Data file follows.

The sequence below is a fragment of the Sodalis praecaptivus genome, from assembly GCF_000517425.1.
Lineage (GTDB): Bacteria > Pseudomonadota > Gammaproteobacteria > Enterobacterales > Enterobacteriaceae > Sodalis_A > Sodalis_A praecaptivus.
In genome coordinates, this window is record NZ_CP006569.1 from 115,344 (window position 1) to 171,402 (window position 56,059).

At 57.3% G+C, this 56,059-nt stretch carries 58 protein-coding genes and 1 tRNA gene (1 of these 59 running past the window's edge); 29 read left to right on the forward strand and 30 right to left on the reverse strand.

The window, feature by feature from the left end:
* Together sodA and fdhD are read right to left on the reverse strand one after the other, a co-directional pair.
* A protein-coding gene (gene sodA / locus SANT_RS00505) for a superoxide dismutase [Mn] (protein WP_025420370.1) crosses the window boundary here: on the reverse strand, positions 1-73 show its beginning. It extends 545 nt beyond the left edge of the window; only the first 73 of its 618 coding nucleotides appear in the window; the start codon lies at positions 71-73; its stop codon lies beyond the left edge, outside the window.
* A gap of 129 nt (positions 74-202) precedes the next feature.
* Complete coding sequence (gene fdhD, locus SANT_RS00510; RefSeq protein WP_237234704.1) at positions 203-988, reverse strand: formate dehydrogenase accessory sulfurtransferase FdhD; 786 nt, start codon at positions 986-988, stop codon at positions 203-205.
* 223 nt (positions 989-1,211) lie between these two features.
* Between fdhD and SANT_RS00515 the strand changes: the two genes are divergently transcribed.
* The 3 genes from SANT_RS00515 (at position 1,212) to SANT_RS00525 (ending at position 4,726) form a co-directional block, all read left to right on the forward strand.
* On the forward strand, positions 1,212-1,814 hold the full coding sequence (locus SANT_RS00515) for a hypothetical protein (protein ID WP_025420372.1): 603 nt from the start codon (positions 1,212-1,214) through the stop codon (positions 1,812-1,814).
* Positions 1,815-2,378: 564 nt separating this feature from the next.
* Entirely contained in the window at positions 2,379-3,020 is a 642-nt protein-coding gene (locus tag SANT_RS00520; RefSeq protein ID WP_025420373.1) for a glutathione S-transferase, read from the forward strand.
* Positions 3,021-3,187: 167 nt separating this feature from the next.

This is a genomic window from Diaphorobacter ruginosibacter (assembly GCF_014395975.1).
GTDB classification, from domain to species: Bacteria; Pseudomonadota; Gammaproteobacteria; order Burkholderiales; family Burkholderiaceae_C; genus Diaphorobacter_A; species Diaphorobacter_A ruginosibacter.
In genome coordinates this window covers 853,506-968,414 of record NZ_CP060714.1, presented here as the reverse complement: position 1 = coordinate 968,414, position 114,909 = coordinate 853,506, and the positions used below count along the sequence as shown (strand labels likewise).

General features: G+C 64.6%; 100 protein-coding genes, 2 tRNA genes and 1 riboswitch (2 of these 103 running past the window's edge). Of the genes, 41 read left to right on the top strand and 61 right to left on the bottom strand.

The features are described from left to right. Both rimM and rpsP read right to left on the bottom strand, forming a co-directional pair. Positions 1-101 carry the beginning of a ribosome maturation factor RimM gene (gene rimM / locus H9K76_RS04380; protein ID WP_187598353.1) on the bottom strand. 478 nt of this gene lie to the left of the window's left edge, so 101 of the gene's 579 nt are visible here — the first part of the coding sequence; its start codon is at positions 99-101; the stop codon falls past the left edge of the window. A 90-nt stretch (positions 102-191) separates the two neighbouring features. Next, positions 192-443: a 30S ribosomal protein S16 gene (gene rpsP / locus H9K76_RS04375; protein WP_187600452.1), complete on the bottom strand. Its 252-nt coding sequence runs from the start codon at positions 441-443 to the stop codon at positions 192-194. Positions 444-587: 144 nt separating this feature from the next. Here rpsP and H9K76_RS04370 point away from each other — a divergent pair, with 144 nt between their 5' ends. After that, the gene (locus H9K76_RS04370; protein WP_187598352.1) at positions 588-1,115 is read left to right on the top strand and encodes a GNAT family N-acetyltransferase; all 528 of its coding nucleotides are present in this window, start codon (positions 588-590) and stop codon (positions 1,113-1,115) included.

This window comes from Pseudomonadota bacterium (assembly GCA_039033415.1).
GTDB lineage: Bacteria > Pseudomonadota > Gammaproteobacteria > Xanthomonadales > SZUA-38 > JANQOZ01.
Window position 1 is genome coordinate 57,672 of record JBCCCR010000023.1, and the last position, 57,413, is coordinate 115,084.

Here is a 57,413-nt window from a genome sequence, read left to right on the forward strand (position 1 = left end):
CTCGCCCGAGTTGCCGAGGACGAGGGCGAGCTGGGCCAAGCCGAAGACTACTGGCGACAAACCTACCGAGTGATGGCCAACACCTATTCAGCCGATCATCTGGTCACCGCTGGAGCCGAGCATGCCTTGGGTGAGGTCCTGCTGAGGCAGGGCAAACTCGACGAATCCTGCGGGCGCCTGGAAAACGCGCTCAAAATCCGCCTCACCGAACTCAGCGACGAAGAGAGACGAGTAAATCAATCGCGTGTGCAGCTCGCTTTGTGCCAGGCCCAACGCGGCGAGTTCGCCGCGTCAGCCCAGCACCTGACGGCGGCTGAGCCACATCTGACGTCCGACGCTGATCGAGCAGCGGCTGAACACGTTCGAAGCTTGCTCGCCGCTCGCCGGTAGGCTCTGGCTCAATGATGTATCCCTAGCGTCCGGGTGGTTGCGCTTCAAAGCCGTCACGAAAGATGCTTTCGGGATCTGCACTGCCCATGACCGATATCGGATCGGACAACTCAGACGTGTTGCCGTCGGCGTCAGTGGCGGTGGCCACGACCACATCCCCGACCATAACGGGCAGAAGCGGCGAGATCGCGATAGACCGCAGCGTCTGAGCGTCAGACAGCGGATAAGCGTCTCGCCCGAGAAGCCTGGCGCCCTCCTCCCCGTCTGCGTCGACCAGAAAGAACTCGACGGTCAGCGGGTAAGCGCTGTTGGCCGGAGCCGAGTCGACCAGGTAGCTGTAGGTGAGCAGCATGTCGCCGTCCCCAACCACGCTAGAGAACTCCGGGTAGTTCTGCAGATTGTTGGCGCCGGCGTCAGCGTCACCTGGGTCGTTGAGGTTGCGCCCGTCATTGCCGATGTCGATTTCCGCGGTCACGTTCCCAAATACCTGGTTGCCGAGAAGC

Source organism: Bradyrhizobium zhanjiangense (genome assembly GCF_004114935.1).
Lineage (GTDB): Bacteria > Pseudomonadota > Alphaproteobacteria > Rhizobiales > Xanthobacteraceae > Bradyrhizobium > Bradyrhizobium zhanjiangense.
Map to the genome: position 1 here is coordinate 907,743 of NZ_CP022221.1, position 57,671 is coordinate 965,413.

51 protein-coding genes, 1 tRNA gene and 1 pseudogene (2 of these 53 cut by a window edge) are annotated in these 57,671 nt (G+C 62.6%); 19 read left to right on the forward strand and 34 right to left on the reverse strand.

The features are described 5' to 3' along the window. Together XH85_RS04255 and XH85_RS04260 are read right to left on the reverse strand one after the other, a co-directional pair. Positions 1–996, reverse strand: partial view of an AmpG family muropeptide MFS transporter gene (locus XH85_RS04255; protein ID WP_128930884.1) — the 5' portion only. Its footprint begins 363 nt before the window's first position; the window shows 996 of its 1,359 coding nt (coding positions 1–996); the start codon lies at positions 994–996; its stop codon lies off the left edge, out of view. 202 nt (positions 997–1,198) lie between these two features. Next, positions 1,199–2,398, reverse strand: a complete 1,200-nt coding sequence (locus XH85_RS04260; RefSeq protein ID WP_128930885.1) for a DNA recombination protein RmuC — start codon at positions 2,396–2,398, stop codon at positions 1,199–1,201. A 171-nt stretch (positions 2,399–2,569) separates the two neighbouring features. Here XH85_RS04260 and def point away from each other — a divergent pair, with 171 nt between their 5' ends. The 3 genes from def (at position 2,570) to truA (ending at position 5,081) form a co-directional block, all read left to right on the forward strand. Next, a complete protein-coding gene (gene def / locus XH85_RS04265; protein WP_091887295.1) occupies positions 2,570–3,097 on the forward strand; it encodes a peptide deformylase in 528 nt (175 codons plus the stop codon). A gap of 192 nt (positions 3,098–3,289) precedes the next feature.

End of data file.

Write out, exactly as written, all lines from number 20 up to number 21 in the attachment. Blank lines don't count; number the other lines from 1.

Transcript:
General features: G+C 64.6%; 100 protein-coding genes, 2 tRNA genes and 1 riboswitch (2 of these 103 running past the window's edge). Of the genes, 41 read left to right on the top strand and 61 right to left on the bottom strand.

The features are described from left to right. Both rimM and rpsP read right to left on the bottom strand, forming a co-directional pair. Positions 1-101 carry the beginning of a ribosome maturation factor RimM gene (gene rimM / locus H9K76_RS04380; protein ID WP_187598353.1) on the bottom strand. 478 nt of this gene lie to the left of the window's left edge, so 101 of the gene's 579 nt are visible here — the first part of the coding sequence; its start codon is at positions 99-101; the stop codon falls past the left edge of the window. A 90-nt stretch (positions 102-191) separates the two neighbouring features. Next, positions 192-443: a 30S ribosomal protein S16 gene (gene rpsP / locus H9K76_RS04375; protein WP_187600452.1), complete on the bottom strand. Its 252-nt coding sequence runs from the start codon at positions 441-443 to the stop codon at positions 192-194. Positions 444-587: 144 nt separating this feature from the next. Here rpsP and H9K76_RS04370 point away from each other — a divergent pair, with 144 nt between their 5' ends. After that, the gene (locus H9K76_RS04370; protein WP_187598352.1) at positions 588-1,115 is read left to right on the top strand and encodes a GNAT family N-acetyltransferase; all 528 of its coding nucleotides are present in this window, start codon (positions 588-590) and stop codon (positions 1,113-1,115) included.